“I think it takes a greater creative leap to attempt to throw yourself into a stranger and try to make sense of him or her in a way that often makes sense of yourself too”: Michelle Hoover and Allison Amend discuss their latest novels and the difficulties of writing fiction based on historical fact.
This week’s feature is Ana Menendez’s new story collection, Adios, Happy Homeland!, which was published by Black Cat, an imprint of Grove/Atlantic. Her first collection of stories, In Cuba I Was a German Shepherd, was a 2001 New York Times Notable book of the year and the title story won a Pushcart Prize. In addition to her other books—Loving Che (2004) and The Last War (2009)—she’s worked as a journalist and prize-winning columnist for the Miami Herald. Now Menendez is establishing a creative writing program at the University of Maastricht in the Netherlands. She lives in Amsterdam and Miami. In […]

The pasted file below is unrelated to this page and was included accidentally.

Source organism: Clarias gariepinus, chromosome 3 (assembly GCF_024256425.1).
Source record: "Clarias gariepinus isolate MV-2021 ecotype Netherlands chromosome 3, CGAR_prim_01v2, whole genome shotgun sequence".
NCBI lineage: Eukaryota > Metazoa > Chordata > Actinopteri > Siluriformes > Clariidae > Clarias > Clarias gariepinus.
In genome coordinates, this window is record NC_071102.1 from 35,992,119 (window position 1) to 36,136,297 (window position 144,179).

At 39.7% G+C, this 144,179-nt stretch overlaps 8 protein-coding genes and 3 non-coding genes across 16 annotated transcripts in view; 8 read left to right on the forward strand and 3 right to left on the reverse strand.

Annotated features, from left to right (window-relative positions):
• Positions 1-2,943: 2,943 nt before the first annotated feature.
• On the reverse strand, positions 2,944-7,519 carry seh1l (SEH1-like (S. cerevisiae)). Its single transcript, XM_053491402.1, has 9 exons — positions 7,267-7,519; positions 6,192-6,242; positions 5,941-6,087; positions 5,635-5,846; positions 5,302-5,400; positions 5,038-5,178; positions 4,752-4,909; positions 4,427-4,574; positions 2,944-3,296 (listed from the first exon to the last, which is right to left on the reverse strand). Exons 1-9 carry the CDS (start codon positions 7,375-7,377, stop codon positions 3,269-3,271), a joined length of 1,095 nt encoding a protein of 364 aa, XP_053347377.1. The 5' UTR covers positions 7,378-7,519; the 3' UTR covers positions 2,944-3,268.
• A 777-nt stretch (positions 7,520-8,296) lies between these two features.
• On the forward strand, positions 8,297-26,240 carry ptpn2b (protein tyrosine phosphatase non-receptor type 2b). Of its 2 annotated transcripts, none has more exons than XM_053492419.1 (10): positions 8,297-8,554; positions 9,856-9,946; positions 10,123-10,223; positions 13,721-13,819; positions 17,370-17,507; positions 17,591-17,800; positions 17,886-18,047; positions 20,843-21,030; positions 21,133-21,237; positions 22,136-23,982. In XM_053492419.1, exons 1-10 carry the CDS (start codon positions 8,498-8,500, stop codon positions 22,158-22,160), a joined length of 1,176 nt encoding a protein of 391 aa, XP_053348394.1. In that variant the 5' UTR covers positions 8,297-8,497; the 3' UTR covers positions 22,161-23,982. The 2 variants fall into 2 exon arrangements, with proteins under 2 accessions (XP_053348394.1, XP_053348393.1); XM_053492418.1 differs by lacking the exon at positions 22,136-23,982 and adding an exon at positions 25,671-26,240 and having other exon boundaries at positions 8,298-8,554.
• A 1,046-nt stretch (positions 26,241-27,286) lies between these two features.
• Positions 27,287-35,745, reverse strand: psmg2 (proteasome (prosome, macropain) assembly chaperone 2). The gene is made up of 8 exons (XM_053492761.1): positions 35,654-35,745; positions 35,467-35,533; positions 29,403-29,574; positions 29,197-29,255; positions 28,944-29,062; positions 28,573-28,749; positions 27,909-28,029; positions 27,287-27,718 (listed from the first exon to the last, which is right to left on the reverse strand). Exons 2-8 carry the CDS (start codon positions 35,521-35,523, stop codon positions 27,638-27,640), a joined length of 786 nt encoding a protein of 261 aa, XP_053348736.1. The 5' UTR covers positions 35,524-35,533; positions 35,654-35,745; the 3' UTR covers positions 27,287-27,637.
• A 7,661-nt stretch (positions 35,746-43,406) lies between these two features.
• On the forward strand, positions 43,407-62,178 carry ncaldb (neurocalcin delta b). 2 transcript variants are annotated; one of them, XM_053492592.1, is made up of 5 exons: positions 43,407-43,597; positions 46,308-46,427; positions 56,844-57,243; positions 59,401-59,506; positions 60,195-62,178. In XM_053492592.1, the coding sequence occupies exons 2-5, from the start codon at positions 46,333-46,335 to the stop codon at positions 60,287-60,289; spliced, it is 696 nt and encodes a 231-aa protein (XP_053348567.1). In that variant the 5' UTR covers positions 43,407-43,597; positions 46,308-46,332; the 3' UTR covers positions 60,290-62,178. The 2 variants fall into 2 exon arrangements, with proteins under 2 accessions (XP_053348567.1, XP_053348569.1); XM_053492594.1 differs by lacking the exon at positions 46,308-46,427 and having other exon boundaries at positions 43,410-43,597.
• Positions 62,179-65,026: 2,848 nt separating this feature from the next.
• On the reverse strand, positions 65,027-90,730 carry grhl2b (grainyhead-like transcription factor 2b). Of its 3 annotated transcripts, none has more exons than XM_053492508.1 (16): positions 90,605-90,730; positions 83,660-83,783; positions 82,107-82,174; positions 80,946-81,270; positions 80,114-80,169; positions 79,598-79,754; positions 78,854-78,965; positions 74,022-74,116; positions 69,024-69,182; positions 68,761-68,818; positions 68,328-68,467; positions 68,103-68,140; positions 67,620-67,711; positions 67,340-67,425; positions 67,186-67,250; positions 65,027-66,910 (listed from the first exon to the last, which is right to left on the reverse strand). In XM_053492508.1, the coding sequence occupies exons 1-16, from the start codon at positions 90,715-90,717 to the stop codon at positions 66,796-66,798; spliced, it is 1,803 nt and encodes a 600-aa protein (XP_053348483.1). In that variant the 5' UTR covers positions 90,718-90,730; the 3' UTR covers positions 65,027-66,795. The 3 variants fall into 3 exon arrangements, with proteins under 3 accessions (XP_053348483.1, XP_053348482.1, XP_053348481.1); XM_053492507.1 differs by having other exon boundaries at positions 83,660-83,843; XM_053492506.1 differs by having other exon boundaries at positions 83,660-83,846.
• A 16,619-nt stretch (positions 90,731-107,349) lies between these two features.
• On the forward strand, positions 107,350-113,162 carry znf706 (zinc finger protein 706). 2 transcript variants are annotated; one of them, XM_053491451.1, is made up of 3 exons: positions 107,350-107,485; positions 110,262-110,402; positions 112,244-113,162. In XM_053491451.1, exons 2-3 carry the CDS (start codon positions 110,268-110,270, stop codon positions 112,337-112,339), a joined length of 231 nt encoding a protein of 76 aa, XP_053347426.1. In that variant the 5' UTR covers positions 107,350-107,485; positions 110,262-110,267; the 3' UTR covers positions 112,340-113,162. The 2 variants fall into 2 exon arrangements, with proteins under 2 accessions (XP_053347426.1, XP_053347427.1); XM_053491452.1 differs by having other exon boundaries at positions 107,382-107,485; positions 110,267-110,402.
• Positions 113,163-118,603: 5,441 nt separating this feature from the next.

Viva Cuba! Myth, magic, ghostly remains: Ana Menendez’s latest story collection, Adios, Happy Homeland! shadows people on the run from their circumstances and themselves. The journalist and Pushcart Prize-winning author talks communal bonds, fictional bibliographies, the elusiveness of identity, and much more.
Chloe Aridjis’s first novel, Book of Clouds (Black Cat, 2009), proves an immensely pleasurable and thought-provoking read. Tatiana, whose father owns the largest Jewish deli in Mexico City, finds herself still living in Berlin long after winning a year there from the Goethe Institute. As a self-professed “professional in lost time,” Tatiana may challenge writer-readers’ assumptions about good characterization. And yet the novel succeeds and keeps us engaged in not only Tatiana, but in the novel’s real main character: the city of Berlin.
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